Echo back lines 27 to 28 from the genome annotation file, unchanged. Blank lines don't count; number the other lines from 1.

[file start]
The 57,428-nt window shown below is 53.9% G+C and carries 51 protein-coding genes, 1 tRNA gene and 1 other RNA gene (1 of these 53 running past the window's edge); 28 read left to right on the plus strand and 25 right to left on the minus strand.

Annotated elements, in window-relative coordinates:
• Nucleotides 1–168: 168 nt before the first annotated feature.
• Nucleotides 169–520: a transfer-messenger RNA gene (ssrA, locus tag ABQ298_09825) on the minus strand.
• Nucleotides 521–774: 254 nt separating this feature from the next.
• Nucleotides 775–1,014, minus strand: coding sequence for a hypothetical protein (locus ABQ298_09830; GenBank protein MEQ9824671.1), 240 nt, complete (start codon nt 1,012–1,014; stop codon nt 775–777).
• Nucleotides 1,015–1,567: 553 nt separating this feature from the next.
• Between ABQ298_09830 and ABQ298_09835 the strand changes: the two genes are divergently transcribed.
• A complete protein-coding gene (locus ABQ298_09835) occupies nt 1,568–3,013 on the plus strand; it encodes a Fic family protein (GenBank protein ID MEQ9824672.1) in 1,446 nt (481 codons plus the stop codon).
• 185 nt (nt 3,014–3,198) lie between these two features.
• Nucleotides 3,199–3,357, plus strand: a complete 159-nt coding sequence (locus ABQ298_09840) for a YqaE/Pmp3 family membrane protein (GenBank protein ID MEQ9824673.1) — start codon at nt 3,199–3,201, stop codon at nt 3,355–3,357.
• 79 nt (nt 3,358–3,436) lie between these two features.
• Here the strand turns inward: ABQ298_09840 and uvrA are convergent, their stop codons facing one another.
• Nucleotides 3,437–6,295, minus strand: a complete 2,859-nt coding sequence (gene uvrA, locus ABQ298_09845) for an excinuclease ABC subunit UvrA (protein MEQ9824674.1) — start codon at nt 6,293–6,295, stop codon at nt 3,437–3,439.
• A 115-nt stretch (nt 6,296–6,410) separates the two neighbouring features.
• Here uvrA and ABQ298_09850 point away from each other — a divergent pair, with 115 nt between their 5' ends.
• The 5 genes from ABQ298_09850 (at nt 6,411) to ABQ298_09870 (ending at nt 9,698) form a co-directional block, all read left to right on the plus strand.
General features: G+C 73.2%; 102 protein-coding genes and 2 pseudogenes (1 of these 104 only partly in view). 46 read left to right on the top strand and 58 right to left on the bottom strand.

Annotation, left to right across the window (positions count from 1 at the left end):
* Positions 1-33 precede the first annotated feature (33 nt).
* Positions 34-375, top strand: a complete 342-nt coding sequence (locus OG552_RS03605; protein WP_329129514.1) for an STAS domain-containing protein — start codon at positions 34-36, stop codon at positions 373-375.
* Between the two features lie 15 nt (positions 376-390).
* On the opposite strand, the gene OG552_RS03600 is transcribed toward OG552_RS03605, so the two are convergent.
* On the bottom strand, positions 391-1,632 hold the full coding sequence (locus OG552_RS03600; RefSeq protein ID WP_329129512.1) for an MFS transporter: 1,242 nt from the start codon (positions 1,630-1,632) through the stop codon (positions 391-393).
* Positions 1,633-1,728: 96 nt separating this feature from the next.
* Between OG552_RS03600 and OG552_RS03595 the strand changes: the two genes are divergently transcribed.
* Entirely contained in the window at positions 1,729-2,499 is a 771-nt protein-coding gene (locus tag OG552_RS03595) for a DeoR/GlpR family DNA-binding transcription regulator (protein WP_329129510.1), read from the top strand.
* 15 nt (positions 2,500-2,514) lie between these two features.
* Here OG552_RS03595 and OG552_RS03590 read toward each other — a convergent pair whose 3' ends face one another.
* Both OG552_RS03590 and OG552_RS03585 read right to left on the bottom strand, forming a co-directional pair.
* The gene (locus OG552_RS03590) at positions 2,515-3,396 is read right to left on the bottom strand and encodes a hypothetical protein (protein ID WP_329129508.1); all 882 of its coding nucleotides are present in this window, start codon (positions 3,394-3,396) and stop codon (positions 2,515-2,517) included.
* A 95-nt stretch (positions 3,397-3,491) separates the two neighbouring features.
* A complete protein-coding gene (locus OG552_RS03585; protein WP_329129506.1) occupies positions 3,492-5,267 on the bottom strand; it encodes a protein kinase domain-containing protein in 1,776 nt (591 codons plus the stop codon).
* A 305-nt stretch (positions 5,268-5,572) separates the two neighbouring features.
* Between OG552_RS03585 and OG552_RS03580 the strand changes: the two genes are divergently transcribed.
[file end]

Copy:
* Entirely contained in the window at positions 1,729-2,499 is a 771-nt protein-coding gene (locus tag OG552_RS03595) for a DeoR/GlpR family DNA-binding transcription regulator (protein WP_329129510.1), read from the top strand.
* 15 nt (positions 2,500-2,514) lie between these two features.